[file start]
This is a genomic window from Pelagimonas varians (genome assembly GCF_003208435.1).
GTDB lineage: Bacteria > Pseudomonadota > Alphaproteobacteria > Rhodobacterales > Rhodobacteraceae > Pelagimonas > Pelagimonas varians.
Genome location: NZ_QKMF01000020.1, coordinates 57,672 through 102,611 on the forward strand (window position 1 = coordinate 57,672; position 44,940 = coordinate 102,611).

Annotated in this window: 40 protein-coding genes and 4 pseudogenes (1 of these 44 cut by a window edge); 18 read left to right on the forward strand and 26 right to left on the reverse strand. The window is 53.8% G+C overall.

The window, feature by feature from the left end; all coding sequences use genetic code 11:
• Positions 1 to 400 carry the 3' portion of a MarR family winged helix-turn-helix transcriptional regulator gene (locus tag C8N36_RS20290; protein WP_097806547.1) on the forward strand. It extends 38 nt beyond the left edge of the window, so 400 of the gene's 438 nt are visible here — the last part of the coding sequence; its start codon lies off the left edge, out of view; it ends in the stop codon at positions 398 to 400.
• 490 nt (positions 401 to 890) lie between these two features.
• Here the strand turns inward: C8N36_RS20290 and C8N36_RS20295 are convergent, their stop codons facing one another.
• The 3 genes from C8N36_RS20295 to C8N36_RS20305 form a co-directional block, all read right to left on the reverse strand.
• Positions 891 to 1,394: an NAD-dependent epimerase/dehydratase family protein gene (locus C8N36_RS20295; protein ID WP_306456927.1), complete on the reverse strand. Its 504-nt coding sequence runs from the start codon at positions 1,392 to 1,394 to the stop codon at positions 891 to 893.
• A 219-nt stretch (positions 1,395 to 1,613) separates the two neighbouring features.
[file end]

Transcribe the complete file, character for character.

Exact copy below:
This is a genomic window from Pelagimonas varians (genome assembly GCF_003208435.1).
GTDB lineage: Bacteria > Pseudomonadota > Alphaproteobacteria > Rhodobacterales > Rhodobacteraceae > Pelagimonas > Pelagimonas varians.
Genome location: NZ_QKMF01000020.1, coordinates 57,672 through 102,611 on the forward strand (window position 1 = coordinate 57,672; position 44,940 = coordinate 102,611).

Annotated in this window: 40 protein-coding genes and 4 pseudogenes (1 of these 44 cut by a window edge); 18 read left to right on the forward strand and 26 right to left on the reverse strand. The window is 53.8% G+C overall.

The window, feature by feature from the left end; all coding sequences use genetic code 11:
• Positions 1 to 400 carry the 3' portion of a MarR family winged helix-turn-helix transcriptional regulator gene (locus tag C8N36_RS20290; protein WP_097806547.1) on the forward strand. It extends 38 nt beyond the left edge of the window, so 400 of the gene's 438 nt are visible here — the last part of the coding sequence; its start codon lies off the left edge, out of view; it ends in the stop codon at positions 398 to 400.
• 490 nt (positions 401 to 890) lie between these two features.
• Here the strand turns inward: C8N36_RS20290 and C8N36_RS20295 are convergent, their stop codons facing one another.
• The 3 genes from C8N36_RS20295 to C8N36_RS20305 form a co-directional block, all read right to left on the reverse strand.
• Positions 891 to 1,394: an NAD-dependent epimerase/dehydratase family protein gene (locus C8N36_RS20295; protein ID WP_306456927.1), complete on the reverse strand. Its 504-nt coding sequence runs from the start codon at positions 1,392 to 1,394 to the stop codon at positions 891 to 893.
• A 219-nt stretch (positions 1,395 to 1,613) separates the two neighbouring features.